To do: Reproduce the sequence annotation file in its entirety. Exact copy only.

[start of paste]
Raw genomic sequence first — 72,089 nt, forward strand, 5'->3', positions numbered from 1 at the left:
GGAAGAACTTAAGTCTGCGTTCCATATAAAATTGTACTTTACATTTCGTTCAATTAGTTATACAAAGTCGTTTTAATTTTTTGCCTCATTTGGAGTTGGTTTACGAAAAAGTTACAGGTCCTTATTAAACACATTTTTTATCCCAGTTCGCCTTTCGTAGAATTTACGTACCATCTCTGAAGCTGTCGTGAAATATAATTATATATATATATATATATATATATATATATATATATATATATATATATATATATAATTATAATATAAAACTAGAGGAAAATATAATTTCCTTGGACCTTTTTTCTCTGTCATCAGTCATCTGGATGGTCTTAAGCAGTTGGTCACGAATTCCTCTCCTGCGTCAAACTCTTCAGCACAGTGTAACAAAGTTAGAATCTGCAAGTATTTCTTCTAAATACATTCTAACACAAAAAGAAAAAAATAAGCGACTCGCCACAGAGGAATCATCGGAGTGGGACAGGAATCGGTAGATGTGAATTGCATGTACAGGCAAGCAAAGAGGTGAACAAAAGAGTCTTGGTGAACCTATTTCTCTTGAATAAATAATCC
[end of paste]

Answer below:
Raw genomic sequence first — 72,089 nt, forward strand, 5'->3', positions numbered from 1 at the left:
GGAAGAACTTAAGTCTGCGTTCCATATAAAATTGTACTTTACATTTCGTTCAATTAGTTATACAAAGTCGTTTTAATTTTTTGCCTCATTTGGAGTTGGTTTACGAAAAAGTTACAGGTCCTTATTAAACACATTTTTTATCCCAGTTCGCCTTTCGTAGAATTTACGTACCATCTCTGAAGCTGTCGTGAAATATAATTATATATATATATATATATATATATATATATATATATATATATATATATATATATAATTATAATATAAAACTAGAGGAAAATATAATTTCCTTGGACCTTTTTTCTCTGTCATCAGTCATCTGGATGGTCTTAAGCAGTTGGTCACGAATTCCTCTCCTGCGTCAAACTCTTCAGCACAGTGTAACAAAGTTAGAATCTGCAAGTATTTCTTCTAAATACATTCTAACACAAAAAGAAAAAAATAAGCGACTCGCCACAGAGGAATCATCGGAGTGGGACAGGAATCGGTAGATGTGAATTGCATGTACAGGCAAGCAAAGAGGTGAACAAAAGAGTCTTGGTGAACCTATTTCTCTTGAATAAATAATCC